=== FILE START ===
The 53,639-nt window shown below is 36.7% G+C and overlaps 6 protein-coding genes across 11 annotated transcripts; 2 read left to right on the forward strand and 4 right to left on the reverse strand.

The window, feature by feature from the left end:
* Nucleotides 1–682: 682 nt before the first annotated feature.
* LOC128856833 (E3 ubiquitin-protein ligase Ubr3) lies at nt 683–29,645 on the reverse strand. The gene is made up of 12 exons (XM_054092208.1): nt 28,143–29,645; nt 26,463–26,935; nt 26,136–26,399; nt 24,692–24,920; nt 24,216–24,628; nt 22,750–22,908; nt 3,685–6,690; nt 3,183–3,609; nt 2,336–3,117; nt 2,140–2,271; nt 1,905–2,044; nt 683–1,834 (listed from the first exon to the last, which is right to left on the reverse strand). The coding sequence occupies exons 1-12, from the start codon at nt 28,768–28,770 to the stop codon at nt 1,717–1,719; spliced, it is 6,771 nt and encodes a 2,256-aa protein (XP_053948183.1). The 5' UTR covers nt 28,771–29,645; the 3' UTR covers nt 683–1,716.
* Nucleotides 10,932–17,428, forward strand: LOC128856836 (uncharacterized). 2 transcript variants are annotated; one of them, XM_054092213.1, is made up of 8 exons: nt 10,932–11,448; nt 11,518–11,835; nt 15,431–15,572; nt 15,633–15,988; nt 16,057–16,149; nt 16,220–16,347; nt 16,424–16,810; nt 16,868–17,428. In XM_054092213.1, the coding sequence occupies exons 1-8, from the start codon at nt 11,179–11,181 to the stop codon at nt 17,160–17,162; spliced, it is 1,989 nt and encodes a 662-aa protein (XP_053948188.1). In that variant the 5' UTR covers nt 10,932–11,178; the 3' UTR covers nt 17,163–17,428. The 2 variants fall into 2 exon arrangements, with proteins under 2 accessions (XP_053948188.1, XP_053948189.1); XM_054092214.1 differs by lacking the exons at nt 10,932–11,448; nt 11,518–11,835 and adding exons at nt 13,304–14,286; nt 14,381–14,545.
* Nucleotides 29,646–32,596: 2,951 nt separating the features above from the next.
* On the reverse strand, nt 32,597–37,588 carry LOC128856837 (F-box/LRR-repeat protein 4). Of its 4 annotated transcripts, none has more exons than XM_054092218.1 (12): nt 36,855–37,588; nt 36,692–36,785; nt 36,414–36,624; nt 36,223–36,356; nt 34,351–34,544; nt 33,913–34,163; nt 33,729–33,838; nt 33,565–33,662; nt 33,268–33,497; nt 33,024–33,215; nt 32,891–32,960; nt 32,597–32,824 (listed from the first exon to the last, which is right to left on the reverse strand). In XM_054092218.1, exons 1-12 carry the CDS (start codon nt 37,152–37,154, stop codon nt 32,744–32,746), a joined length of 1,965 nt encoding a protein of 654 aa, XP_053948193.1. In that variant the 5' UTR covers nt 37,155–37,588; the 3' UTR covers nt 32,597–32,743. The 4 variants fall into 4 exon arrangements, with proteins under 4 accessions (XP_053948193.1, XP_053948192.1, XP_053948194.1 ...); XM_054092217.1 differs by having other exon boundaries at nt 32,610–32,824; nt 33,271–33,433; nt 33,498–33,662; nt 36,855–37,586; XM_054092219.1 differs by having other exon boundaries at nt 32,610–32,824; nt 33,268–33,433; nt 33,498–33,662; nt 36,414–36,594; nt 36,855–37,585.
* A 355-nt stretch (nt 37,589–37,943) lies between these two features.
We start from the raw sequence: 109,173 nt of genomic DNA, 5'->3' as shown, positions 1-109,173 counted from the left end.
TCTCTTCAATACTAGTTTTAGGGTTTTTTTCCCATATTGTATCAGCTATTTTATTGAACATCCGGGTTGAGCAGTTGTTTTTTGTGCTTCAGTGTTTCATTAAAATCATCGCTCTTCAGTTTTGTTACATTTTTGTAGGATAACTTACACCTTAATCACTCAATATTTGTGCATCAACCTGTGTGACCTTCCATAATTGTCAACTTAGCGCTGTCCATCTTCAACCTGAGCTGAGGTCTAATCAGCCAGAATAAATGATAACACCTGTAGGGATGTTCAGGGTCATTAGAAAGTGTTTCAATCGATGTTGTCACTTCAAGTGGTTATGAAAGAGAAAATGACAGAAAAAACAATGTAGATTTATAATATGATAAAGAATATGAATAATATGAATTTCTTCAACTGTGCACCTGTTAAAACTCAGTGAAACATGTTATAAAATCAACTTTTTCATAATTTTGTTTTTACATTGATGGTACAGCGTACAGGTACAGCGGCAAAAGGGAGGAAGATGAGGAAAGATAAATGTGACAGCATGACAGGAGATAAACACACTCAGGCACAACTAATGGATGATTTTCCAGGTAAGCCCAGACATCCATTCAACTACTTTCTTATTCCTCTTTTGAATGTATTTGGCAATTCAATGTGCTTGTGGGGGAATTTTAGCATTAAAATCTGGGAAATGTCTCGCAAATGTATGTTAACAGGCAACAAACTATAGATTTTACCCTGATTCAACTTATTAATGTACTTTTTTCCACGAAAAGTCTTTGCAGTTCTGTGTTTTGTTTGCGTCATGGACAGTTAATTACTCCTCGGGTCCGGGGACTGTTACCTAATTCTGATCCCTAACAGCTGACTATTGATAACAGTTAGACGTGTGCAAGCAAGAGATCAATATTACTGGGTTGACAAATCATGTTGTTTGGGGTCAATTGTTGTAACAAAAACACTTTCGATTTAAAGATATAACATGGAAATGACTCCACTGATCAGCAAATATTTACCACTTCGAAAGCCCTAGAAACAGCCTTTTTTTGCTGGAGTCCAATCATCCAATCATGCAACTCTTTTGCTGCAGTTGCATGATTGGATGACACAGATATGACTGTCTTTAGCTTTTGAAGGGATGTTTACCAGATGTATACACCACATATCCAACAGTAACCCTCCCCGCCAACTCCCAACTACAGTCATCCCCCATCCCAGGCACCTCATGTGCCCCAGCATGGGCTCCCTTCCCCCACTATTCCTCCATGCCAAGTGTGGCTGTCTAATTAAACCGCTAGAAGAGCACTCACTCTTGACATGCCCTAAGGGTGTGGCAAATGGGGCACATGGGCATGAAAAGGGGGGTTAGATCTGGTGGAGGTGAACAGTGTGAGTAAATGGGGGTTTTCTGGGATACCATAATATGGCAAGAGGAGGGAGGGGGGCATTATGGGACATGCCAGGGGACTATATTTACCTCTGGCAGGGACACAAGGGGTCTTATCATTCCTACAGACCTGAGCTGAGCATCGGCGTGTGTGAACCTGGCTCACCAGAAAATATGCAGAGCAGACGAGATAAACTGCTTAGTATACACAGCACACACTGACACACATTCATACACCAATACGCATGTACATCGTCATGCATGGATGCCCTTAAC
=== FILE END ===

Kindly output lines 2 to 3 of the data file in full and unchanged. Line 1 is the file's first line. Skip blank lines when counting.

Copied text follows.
The window, feature by feature from the left end:
* Nucleotides 1–682: 682 nt before the first annotated feature.